Setting your location helps us to show you nearby providers and locations based on your healthcare needs.
Your Location is set to Change My Location
Cone Health wants to help you get well and stay well. This section provides tools and information to achieve good health and maintain your well-being.
Learn what community resources are available to help you get well and stay well.
View health and wellness news you can use from Cone Health providers on
View Advanced Search OptionsView All Doctors
View All Locations
Home > Patient & Family Resources > Health Library > Rupture of the Membranes
COVID-19 Info: Vaccines (5 & up) | Boosters | Testing | Visitor Guidelines | Stats | More
IMPORTANT NOTICE: COVID-19 testing appointments are not available at Cone Health emergency departments or urgent care locations. Click here for testing options.
When you are pregnant, a fluid-filled bag called the amniotic sac surrounds and protects the fetus. When a hole or tear forms in the sac, it's called a rupture of the membranes. Most women describe this by saying their "water broke."
Your membranes can break by themselves. This is called a spontaneous rupture of the membranes. It most often happens after active labor has started.
Sometimes the membranes may be ruptured by the doctor or midwife to start or speed up labor. This is called an artificial rupture of the membranes.
Your contractions may get stronger after your membranes rupture.
You may feel a large gush of fluid after the membranes rupture. The uterus keeps making amniotic fluid until the baby's birth. So you may still feel some leaking, especially right after a hard contraction (tightening of the muscles of the uterus).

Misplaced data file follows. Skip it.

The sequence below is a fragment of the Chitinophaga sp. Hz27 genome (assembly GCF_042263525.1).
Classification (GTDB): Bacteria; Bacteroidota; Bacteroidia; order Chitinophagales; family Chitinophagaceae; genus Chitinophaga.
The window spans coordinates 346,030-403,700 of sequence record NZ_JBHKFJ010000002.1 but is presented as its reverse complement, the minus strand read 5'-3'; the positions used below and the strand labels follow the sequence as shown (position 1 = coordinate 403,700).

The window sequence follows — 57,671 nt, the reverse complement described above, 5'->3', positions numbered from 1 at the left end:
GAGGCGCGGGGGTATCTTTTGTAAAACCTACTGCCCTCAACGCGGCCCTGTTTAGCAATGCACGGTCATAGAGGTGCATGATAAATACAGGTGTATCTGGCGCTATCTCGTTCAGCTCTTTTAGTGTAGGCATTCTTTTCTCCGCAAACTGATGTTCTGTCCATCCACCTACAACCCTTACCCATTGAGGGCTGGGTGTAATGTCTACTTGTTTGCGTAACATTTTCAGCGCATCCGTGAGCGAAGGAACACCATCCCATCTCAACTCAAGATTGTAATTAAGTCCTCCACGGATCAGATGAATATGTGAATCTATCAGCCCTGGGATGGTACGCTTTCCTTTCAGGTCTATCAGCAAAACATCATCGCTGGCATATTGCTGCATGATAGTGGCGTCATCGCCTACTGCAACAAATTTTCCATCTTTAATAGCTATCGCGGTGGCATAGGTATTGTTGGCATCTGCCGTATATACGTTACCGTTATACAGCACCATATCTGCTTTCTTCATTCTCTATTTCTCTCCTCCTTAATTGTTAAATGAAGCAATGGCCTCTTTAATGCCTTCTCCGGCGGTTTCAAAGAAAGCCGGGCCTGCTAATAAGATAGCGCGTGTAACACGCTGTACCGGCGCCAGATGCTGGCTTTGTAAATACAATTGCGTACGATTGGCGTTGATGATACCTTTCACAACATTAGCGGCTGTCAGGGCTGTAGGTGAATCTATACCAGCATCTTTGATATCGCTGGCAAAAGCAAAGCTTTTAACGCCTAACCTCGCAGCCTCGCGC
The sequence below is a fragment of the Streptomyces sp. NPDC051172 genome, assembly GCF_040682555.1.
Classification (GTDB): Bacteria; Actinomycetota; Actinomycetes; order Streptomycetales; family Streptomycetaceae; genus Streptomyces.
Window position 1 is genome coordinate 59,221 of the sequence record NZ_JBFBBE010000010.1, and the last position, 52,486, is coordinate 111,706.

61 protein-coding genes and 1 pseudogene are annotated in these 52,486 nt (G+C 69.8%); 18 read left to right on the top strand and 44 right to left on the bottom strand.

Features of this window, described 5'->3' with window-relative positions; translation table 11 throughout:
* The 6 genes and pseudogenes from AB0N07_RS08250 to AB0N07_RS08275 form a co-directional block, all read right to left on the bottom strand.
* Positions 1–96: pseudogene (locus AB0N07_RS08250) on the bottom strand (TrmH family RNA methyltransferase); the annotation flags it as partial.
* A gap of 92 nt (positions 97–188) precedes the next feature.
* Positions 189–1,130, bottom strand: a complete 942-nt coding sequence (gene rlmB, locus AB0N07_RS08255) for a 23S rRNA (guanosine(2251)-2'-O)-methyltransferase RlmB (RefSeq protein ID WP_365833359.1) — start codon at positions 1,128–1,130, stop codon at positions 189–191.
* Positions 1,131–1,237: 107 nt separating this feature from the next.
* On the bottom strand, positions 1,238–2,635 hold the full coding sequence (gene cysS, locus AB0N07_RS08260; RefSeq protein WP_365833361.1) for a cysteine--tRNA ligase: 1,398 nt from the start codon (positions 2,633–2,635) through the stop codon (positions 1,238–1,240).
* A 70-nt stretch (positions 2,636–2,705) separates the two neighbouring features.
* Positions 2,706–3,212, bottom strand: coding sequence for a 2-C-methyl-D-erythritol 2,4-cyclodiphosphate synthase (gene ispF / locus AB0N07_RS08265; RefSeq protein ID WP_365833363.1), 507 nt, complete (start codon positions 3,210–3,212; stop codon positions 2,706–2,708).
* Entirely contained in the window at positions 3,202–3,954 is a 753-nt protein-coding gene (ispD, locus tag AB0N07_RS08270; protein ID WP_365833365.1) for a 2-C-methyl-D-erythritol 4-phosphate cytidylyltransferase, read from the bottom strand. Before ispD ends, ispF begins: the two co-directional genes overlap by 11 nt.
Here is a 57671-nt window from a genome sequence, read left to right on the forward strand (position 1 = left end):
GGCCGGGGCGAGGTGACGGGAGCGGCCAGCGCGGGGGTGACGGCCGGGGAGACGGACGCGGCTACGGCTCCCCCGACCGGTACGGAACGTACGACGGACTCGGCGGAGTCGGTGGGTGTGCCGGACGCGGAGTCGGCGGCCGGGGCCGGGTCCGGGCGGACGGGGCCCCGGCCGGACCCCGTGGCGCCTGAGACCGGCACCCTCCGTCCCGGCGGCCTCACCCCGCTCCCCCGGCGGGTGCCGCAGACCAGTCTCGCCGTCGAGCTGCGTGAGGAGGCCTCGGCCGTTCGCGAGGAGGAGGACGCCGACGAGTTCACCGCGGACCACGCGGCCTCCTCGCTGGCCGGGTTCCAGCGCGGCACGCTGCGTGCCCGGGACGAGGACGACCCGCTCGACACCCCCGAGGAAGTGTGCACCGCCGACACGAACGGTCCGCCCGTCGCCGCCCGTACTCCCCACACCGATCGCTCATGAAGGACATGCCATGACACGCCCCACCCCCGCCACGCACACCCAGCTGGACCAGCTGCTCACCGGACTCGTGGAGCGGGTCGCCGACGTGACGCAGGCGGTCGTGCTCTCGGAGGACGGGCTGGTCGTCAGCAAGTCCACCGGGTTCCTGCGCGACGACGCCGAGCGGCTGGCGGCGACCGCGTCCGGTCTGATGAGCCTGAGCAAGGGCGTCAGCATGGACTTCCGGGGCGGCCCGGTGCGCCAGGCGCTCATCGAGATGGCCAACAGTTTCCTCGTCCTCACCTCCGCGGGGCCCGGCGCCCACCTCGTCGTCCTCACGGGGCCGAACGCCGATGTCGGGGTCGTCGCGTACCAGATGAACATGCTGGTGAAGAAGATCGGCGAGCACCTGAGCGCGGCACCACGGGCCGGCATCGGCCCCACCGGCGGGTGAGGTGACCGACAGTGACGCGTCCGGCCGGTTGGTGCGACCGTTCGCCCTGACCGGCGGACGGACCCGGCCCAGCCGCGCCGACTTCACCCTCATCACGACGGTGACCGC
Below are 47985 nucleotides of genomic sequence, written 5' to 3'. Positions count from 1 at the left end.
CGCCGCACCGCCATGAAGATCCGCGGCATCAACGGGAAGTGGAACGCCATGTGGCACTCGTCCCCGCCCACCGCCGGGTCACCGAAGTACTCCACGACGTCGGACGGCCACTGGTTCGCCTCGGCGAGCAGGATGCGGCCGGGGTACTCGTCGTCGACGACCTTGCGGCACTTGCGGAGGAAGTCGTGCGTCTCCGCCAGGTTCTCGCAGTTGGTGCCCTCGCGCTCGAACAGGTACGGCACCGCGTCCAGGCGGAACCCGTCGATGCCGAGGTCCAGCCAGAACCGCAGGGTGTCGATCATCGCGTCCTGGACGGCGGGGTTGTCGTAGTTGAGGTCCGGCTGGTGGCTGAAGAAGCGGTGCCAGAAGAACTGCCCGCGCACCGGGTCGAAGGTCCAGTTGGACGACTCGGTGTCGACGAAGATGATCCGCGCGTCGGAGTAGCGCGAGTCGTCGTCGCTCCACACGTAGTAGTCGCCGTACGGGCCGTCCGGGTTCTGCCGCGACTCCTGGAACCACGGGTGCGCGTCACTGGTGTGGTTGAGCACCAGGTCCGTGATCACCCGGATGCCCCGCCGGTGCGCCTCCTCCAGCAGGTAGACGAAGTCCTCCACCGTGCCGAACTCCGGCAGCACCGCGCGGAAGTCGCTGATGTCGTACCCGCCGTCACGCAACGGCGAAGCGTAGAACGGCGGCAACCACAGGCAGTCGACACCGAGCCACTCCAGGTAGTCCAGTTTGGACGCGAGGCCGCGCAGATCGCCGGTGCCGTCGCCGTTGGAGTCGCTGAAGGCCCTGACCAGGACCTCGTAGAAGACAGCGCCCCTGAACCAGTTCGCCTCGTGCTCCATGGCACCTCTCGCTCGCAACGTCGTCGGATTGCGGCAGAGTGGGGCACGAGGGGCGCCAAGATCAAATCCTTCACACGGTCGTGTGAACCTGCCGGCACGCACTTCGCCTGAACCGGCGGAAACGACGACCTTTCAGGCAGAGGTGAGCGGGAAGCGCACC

Sometimes it can be hard to tell if your membranes have ruptured. As you get closer to your due date, your uterus puts more pressure on your bladder. A strong Braxton Hicks contraction or sneeze can cause some urine to leak. You might mistake this for a rupture of the membranes.
If you are lying down when your membranes break, you are more likely to feel a gush of liquid. If the membranes break when you are standing up, you are more likely to feel just a trickle. That's because the baby's head gets pushed down against the cervix and acts like a cork when you stand.
If you think your membranes have ruptured:
You can also go to the hospital or birthing center. The health professionals there will test the drainage to see if it is amniotic fluid.
Amniotic fluid is normally a cloudy-white to an amber-straw color. Let your health professional know if the leaking fluid:
To start (induce) or speed up labor, the doctor may rupture your membranes. This should only be done after your cervix has started to open (dilate) and the baby's head is firmly descended (engaged) in your pelvis. If the membranes are ruptured too early, the umbilical cord could slip down around or below the baby's head. (This is called a cord prolapse.) If the cord gets squeezed between the baby's head and the pelvis bones, the blood supply to the baby may be decreased or stopped.
To rupture your amniotic sac, your doctor inserts a sterile plastic hook into your vagina. It may look like a long crochet hook, or it may be a smaller hook attached to the finger of a sterile glove. The hook is used to pull gently on the amniotic sac until the sac breaks. This is usually not painful. You may feel a large gush of fluid. The uterus keeps making amniotic fluid until the baby's birth. So you may still feel some leaking, especially right after a hard contraction.
Current as of:
June 16, 2021
Author: Healthwise StaffMedical Review: Kathleen Romito MD - Family MedicineAdam Husney MD - Family MedicineKirtly Jones MD - Obstetrics and Gynecology
Current as of: June 16, 2021
Author: Healthwise Staff
Medical Review:Kathleen Romito MD - Family Medicine & Adam Husney MD - Family Medicine & Kirtly Jones MD - Obstetrics and Gynecology
To learn more about Healthwise, visit Healthwise.org.
© 1995-2021 Healthwise, Incorporated. Healthwise, Healthwise for every health decision, and the Healthwise logo are trademarks of Healthwise, Incorporated.
Subscribe to our Wellness Matters e-newsletter, a monthly snapshot of the some of great wellness content from Cone Health providers.